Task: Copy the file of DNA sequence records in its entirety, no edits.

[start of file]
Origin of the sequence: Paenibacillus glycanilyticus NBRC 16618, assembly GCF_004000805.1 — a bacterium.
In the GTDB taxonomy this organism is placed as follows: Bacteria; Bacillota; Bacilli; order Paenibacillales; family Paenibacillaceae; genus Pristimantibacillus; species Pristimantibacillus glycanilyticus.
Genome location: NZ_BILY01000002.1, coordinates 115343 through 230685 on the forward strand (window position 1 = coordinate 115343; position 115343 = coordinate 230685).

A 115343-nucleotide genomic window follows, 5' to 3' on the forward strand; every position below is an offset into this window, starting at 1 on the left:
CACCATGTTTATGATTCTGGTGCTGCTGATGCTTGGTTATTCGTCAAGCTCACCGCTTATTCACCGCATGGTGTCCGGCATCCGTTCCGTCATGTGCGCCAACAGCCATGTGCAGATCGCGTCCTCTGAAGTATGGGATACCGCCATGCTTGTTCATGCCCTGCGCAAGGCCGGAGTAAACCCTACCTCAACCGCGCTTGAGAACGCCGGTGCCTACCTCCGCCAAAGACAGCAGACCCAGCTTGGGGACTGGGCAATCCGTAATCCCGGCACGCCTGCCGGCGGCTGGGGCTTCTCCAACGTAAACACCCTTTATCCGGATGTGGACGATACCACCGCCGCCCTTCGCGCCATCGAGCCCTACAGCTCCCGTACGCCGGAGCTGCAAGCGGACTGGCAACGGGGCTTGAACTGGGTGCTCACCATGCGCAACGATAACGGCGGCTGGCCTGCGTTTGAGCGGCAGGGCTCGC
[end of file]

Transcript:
Origin of the sequence: Paenibacillus glycanilyticus NBRC 16618, assembly GCF_004000805.1 — a bacterium.
In the GTDB taxonomy this organism is placed as follows: Bacteria; Bacillota; Bacilli; order Paenibacillales; family Paenibacillaceae; genus Pristimantibacillus; species Pristimantibacillus glycanilyticus.
Genome location: NZ_BILY01000002.1, coordinates 115343 through 230685 on the forward strand (window position 1 = coordinate 115343; position 115343 = coordinate 230685).

A 115343-nucleotide genomic window follows, 5' to 3' on the forward strand; every position below is an offset into this window, starting at 1 on the left:
CACCATGTTTATGATTCTGGTGCTGCTGATGCTTGGTTATTCGTCAAGCTCACCGCTTATTCACCGCATGGTGTCCGGCATCCGTTCCGTCATGTGCGCCAACAGCCATGTGCAGATCGCGTCCTCTGAAGTATGGGATACCGCCATGCTTGTTCATGCCCTGCGCAAGGCCGGAGTAAACCCTACCTCAACCGCGCTTGAGAACGCCGGTGCCTACCTCCGCCAAAGACAGCAGACCCAGCTTGGGGACTGGGCAATCCGTAATCCCGGCACGCCTGCCGGCGGCTGGGGCTTCTCCAACGTAAACACCCTTTATCCGGATGTGGACGATACCACCGCCGCCCTTCGCGCCATCGAGCCCTACAGCTCCCGTACGCCGGAGCTGCAAGCGGACTGGCAACGGGGCTTGAACTGGGTGCTCACCATGCGCAACGATAACGGCGGCTGGCCTGCGTTTGAGCGGCAGGGCTCGC